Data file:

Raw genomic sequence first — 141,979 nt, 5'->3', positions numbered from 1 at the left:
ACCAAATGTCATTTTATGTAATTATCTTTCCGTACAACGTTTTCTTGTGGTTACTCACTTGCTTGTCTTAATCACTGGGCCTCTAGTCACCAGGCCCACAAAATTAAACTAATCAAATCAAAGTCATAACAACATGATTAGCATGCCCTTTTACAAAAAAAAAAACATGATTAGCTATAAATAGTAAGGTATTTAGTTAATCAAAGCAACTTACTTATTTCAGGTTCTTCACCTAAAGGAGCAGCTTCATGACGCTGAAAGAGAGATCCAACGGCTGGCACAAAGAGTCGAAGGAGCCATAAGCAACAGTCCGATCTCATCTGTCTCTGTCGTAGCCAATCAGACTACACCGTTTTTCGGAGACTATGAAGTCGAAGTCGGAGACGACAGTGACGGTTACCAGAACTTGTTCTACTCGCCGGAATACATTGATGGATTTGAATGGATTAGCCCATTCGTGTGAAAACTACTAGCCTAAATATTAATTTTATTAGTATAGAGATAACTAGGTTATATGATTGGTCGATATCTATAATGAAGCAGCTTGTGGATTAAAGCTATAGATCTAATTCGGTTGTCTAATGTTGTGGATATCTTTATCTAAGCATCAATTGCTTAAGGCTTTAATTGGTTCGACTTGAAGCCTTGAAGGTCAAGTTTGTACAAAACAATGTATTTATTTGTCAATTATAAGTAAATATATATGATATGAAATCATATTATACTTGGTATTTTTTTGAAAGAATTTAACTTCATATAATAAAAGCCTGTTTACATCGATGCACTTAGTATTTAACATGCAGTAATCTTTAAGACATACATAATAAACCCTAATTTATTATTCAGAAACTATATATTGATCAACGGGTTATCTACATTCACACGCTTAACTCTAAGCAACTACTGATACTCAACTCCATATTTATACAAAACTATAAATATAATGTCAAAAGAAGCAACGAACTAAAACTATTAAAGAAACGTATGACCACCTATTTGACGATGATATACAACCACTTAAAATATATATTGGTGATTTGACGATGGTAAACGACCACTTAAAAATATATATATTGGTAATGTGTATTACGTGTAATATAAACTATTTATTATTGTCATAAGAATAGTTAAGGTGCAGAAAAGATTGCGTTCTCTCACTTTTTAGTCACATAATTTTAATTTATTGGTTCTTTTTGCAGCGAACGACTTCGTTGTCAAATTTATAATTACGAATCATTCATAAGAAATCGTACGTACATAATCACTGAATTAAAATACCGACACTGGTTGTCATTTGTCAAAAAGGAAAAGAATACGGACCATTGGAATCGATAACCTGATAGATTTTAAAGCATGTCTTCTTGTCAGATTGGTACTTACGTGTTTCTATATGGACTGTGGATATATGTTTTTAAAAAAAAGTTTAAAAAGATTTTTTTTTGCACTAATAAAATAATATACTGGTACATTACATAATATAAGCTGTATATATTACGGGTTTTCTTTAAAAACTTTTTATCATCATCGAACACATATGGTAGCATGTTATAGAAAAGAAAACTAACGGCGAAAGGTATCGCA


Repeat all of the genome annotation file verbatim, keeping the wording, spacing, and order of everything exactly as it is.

Raw genomic sequence first — 141,979 nt, 5'->3', positions numbered from 1 at the left:
ACCAAATGTCATTTTATGTAATTATCTTTCCGTACAACGTTTTCTTGTGGTTACTCACTTGCTTGTCTTAATCACTGGGCCTCTAGTCACCAGGCCCACAAAATTAAACTAATCAAATCAAAGTCATAACAACATGATTAGCATGCCCTTTTACAAAAAAAAAAACATGATTAGCTATAAATAGTAAGGTATTTAGTTAATCAAAGCAACTTACTTATTTCAGGTTCTTCACCTAAAGGAGCAGCTTCATGACGCTGAAAGAGAGATCCAACGGCTGGCACAAAGAGTCGAAGGAGCCATAAGCAACAGTCCGATCTCATCTGTCTCTGTCGTAGCCAATCAGACTACACCGTTTTTCGGAGACTATGAAGTCGAAGTCGGAGACGACAGTGACGGTTACCAGAACTTGTTCTACTCGCCGGAATACATTGATGGATTTGAATGGATTAGCCCATTCGTGTGAAAACTACTAGCCTAAATATTAATTTTATTAGTATAGAGATAACTAGGTTATATGATTGGTCGATATCTATAATGAAGCAGCTTGTGGATTAAAGCTATAGATCTAATTCGGTTGTCTAATGTTGTGGATATCTTTATCTAAGCATCAATTGCTTAAGGCTTTAATTGGTTCGACTTGAAGCCTTGAAGGTCAAGTTTGTACAAAACAATGTATTTATTTGTCAATTATAAGTAAATATATATGATATGAAATCATATTATACTTGGTATTTTTTTGAAAGAATTTAACTTCATATAATAAAAGCCTGTTTACATCGATGCACTTAGTATTTAACATGCAGTAATCTTTAAGACATACATAATAAACCCTAATTTATTATTCAGAAACTATATATTGATCAACGGGTTATCTACATTCACACGCTTAACTCTAAGCAACTACTGATACTCAACTCCATATTTATACAAAACTATAAATATAATGTCAAAAGAAGCAACGAACTAAAACTATTAAAGAAACGTATGACCACCTATTTGACGATGATATACAACCACTTAAAATATATATTGGTGATTTGACGATGGTAAACGACCACTTAAAAATATATATATTGGTAATGTGTATTACGTGTAATATAAACTATTTATTATTGTCATAAGAATAGTTAAGGTGCAGAAAAGATTGCGTTCTCTCACTTTTTAGTCACATAATTTTAATTTATTGGTTCTTTTTGCAGCGAACGACTTCGTTGTCAAATTTATAATTACGAATCATTCATAAGAAATCGTACGTACATAATCACTGAATTAAAATACCGACACTGGTTGTCATTTGTCAAAAAGGAAAAGAATACGGACCATTGGAATCGATAACCTGATAGATTTTAAAGCATGTCTTCTTGTCAGATTGGTACTTACGTGTTTCTATATGGACTGTGGATATATGTTTTTAAAAAAAAGTTTAAAAAGATTTTTTTTTGCACTAATAAAATAATATACTGGTACATTACATAATATAAGCTGTATATATTACGGGTTTTCTTTAAAAACTTTTTATCATCATCGAACACATATGGTAGCATGTTATAGAAAAGAAAACTAACGGCGAAAGGTATCGCA